'Antisemitic writings' found in search of Joel Osteen megachurch shooter's items

UniqueThis 4 Feb 12

“Antisemitic writings” were found in a search of items belonging to the shooter who opened fire Sunday afternoon at Joel Osteen’s Lakewood Church in Houston, according to law enforcement.

The woman, identified as 36-year-old Genesse Ivonne Moreno, was carrying an assault-style rifle with the word “Palestine” written on it, according to two senior law enforcement officials briefed on the matter.

A motive for the incident is still not clear, but police said they believe she acted alone and has a documented history of mental health problems. Police said there was a dispute between Moreno and her ex-husband’s family, some of whom are Jewish, may be related to the shooting, Houston Police Commander Chris Hassig said in a news briefing Monday.

The shooter also made several statements during the course of the incident, but the officials declined to describe them. Law enforcement officials added that Moreno previously went by multiple aliases, including both male and female names.

Moreno also brought her 7-year-old son with her to the church, the officials said. During the incident, the shooter stated she had a bomb, but a search of the vehicle showed there were no explosive devices, officials said.

Preliminary tests done of chemicals found on the scene concluded that the materials did not pose any risk, Houston Fire Department Chief Sam Peña said in the Monday news briefing.

“The products on their own are are benign, and they’re common products that we would see in other applications,” Peña said.

Law enforcement records show the shooter had at least six prior arrests since 2005, including unlawful carrying of a weapon, which she pleaded guilty to; evading arrest; and assault on a public official, which was pleaded to a lesser charge.   

Moreno has a documented mental health history and was placed under an emergency detention order by Houston police in 2016, Hassig said.

Lakewood Shooting
Houston Police and Harris County Sheriffs officers outside Lakewood Church in Houston on Sunday.Karen Warren / Houston Chronicle via Getty Images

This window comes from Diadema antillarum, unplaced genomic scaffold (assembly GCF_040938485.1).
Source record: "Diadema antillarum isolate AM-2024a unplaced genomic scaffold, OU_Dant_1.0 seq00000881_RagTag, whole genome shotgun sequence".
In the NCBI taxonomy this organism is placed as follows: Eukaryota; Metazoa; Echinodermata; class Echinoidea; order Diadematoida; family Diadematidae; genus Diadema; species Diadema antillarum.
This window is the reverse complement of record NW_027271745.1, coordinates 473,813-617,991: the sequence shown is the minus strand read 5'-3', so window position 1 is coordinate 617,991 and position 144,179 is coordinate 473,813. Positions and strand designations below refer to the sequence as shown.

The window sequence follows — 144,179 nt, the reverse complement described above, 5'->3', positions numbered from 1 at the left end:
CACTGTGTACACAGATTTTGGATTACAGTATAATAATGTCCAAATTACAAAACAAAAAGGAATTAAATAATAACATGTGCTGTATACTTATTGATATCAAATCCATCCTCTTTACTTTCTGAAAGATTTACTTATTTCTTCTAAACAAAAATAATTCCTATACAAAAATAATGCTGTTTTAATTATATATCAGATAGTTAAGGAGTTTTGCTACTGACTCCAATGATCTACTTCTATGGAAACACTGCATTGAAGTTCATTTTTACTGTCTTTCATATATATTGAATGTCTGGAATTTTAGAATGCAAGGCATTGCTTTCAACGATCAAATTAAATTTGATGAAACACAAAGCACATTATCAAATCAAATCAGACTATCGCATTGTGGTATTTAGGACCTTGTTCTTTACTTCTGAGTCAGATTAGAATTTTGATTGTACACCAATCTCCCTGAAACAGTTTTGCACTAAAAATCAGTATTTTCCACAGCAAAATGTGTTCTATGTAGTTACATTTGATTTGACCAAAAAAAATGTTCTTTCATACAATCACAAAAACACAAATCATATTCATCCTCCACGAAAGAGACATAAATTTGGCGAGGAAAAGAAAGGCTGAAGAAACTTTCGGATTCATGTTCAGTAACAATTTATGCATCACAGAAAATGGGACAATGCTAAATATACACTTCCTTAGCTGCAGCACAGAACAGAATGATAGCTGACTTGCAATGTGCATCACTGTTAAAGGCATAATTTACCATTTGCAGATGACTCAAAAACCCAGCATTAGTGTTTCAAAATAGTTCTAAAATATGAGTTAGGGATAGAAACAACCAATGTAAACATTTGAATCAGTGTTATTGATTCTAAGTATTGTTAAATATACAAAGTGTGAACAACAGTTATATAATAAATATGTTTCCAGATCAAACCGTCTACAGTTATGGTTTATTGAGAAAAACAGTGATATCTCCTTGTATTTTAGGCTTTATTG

Maria Scott, who lived four doors down from Moreno, said she did not know the her well, but “people talked about her because she was wreaking havoc.”

She said a couple of years ago Moreno knocked on her door at 7 a.m. “insisting I go get my dogs out of her mother’s yard,” said Scott, 57. “She was just very stern and very, very angry for someone at 7 a.m.”

Scott said she heard from talk in the neighborhood that Moreno carried a firearm.

Police have publicly stated that two off-duty officers at the church returned fire, striking the shooter and killing her at about 1:50 p.m. Her son was also struck in the head during the incident and was in critical condition.

Police Chief Troy Finner said at a news conference Monday that the 7-year-old boy is “fighting for his life.” Police previously said the boy was 5 years old.

Another person who was injured, a 57-year-old man, was released from the hospital, Finner added.

He added that one of the off-duty officers is an agent with the Texas Alcoholic Beverage Commission and the other is a Houston police officer.

Officials are investigating a wide range of possible motives given the writing on the weapon, but cannot yet conclusively say what led to the shooting. They have not ruled out terrorism or hate crime-related motives.

The shooting happened between services, as people were arriving for Spanish service, Osteen said. About 45,000 people attend services there every week, making it one of the largest megachurches in the country.

Osteen said that he was “in a fog” after the violence and that he was keeping the injured in his prayers.

“We don’t understand why all these things happen,” the pastor told reporters Sunday. “But we know God’s in control.”

In a subsequent statement on Facebook, Osteen urged his congregation to lean on their faith to cope with the anguish.

“Our community is devastated by today’s events and grateful for the swift actions of law enforcement,” he said. “Together, we will rise above this tragedy and stand firm in our commitment to love and support one another.”The shooting happened between services, as people were arriving for Spanish service, Osteen said. About 45,000 people attend services there every week, making it one of the largest megachurches in the country.

Osteen said that he was “in a fog” after the violence and that he was keeping the injured in his prayers.

“We don’t understand why all these things happen,” the pastor told reporters Sunday. “But we know God’s in control.”

In a subsequent statement on Facebook, Osteen urged his congregation to lean on their faith to cope with the anguish.

“Our community is devastated by today’s events and grateful for the swift actions of law enforcement,” he said. “Together, we will rise above this tragedy and stand firm in our commitment to love and support one another.”

Erik Ortiz, Mirna Alsharif and Jonathan Dienst contributed.